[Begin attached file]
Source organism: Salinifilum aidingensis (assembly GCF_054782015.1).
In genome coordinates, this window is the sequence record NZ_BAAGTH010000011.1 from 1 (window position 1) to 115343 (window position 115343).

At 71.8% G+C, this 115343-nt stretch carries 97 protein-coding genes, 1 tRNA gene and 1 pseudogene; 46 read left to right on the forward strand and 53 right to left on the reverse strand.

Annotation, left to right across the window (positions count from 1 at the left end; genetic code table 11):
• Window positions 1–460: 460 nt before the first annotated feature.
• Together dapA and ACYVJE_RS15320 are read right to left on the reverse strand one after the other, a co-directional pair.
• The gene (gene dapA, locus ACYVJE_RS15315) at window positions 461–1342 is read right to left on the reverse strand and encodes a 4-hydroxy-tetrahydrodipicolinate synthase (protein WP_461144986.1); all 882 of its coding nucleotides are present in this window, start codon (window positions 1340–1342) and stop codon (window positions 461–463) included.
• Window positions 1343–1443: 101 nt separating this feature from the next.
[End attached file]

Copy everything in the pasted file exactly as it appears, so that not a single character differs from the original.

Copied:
Source organism: Salinifilum aidingensis (assembly GCF_054782015.1).
In genome coordinates, this window is the sequence record NZ_BAAGTH010000011.1 from 1 (window position 1) to 115343 (window position 115343).

At 71.8% G+C, this 115343-nt stretch carries 97 protein-coding genes, 1 tRNA gene and 1 pseudogene; 46 read left to right on the forward strand and 53 right to left on the reverse strand.

Annotation, left to right across the window (positions count from 1 at the left end; genetic code table 11):
• Window positions 1–460: 460 nt before the first annotated feature.
• Together dapA and ACYVJE_RS15320 are read right to left on the reverse strand one after the other, a co-directional pair.
• The gene (gene dapA, locus ACYVJE_RS15315) at window positions 461–1342 is read right to left on the reverse strand and encodes a 4-hydroxy-tetrahydrodipicolinate synthase (protein WP_461144986.1); all 882 of its coding nucleotides are present in this window, start codon (window positions 1340–1342) and stop codon (window positions 461–463) included.
• Window positions 1343–1443: 101 nt separating this feature from the next.